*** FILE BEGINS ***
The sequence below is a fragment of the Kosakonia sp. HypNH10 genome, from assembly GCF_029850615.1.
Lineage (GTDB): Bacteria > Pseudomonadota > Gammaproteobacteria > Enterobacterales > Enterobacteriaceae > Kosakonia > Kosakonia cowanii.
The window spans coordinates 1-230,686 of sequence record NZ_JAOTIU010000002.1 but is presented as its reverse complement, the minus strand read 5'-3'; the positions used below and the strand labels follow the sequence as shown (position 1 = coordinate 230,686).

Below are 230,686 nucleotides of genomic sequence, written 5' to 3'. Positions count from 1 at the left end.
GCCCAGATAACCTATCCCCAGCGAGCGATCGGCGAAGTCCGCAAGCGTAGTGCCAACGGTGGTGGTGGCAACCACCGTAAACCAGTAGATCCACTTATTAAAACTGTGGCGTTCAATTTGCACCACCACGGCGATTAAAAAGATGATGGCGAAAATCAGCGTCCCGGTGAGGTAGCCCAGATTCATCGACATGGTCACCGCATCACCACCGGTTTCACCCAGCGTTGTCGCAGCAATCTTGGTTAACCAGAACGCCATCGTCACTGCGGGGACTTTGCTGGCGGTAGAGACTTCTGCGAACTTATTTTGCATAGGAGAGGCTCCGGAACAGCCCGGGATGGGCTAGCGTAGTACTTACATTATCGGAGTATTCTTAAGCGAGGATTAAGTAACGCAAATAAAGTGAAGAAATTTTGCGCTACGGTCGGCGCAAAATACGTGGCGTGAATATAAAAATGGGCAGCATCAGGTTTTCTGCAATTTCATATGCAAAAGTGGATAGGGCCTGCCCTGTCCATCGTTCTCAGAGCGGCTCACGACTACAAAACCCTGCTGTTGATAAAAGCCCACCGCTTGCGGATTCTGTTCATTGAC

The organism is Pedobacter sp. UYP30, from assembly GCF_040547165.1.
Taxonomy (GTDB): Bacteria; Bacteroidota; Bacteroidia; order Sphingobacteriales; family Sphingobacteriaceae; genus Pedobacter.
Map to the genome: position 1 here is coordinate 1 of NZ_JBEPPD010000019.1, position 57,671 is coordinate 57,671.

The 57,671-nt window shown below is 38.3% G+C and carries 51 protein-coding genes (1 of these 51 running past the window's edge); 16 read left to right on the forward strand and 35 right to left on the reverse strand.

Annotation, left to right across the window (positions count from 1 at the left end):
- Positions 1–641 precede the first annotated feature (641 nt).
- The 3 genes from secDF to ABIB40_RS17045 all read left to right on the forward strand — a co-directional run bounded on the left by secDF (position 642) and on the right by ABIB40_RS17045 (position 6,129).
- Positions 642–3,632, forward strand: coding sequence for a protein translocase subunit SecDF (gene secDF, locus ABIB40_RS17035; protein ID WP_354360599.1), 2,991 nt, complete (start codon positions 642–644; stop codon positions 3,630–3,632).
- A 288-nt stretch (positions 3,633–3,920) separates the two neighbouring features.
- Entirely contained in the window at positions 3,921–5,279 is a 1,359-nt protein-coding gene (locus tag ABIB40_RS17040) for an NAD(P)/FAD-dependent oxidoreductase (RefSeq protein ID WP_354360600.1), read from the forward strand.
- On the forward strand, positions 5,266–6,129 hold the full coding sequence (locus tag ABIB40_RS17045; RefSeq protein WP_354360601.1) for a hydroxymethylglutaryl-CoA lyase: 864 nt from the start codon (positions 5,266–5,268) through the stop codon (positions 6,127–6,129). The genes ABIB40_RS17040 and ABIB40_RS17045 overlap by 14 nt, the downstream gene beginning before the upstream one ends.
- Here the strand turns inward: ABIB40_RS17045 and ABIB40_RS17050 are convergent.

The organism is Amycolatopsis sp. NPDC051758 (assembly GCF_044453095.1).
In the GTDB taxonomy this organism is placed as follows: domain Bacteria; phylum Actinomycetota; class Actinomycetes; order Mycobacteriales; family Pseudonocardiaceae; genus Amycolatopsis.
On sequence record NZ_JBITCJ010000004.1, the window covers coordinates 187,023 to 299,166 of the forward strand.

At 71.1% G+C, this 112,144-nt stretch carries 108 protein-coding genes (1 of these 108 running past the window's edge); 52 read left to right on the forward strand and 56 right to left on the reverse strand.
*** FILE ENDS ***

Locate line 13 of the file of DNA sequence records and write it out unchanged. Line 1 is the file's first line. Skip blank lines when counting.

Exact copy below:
- Positions 642–3,632, forward strand: coding sequence for a protein translocase subunit SecDF (gene secDF, locus ABIB40_RS17035; protein ID WP_354360599.1), 2,991 nt, complete (start codon positions 642–644; stop codon positions 3,630–3,632).